While they take on a mountain of defensive work, wingers have to track back on occasion.
It’s particularly important when the opponents use their fullbacks in attacking phases.
Failing to track back can lead to numerical disadvantages in the backline and easy chances for the opposition.
One of the most important scenarios for wingers to track back is in transition when a teammate is clearly out of position.
The winger must sense the danger and retreat quickly to help stop a fast break.
#7 - Helping Out the Fullback
A great soccer team works as a unit with key partnerships all over the field.
The fullback-winger relationship is one of the most important in attack and defense.
If a fullback is up against a tough attacker, they may need help from their winger.
Doubling up on the best player from the opposition is an effective way to limit their opportunities.
Good communication is essential in recognizing such threats.
5 Key Traits of a Winger
Wingers come in all shapes and sizes, offering different qualities to the team.
However, there are common traits that the best in the business share.
a. Speed and Acceleration
Speed and acceleration are the hallmarks of virtually all great wingers.
These attributes alone allow you to blast past your opponent into space whether you have the ball at your feet or you’re making a run in behind.
Fast wingers are extremely tough to defend against. Especially those who use their natural abilities to take on defenders and make frequent runs toward the goal.
While some players have their genetics to thank for their blistering pace, it’s possible to improve your speed and acceleration by strengthening the hamstrings and glutes.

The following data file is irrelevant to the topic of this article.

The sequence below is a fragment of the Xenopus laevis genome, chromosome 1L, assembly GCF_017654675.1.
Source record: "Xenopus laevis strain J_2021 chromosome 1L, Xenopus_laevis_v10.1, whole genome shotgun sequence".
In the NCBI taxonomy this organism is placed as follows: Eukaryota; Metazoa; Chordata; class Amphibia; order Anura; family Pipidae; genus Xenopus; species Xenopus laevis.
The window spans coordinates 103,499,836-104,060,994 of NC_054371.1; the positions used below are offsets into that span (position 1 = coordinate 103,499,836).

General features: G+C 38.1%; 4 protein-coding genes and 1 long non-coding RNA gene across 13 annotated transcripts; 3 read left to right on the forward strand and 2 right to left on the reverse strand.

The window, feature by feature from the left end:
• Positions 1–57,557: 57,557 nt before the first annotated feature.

These muscle groups are responsible for explosive movements, like sprinting and jumping.
b. Quick Feet
Quick feet can make all the difference in the final third.
It facilitates slick one-touch passing, intricate skill moves, and dribbling in tight spaces.
Wingers can work on the quickness of their feet in a number of ways.
One of the best approaches to improving your feet is by regularly performing ladder drills.
One-touch pass and move drills are also an excellent way to speed up the feet while improving your on-the-ball skills.
c. Dribbling Skills
Wingers are generally the best dribblers on their team.
Playing as a wide attacker, you’re constantly faced with 1v1 situations against a fullback.
You must be able to rely on your dribbling ability to surge past defenders and get into dangerous positions.
There’s no substitute for practice when it comes to dribbling. It’s a skill with which improvement directly correlates with time put in.
When performing dribbling drills, remember to keep your head up where possible.
As highly influential creators, wingers must be able to recognize a potential chance before it even occurs.
They say that the best playmakers have a picture in their heads of what they want to do at all times.
Learn to recognize attack patterns and the types of runs your teammates make.
This helps you to anticipate opportunities before the opposition. The rest comes down to execution.
e. Striking Technique
One of the most common criticisms of wingers is a lack of end product.
Failing to deliver in the final third can be a result of several factors.
Some wingers are so focused on the ball that they fail to spot the runs of their teammates on time.
Others struggle to beat their marker 1v1, making it difficult to create high-percentage opportunities.
However, perhaps the biggest factor in a lack of end product is poor striking technique.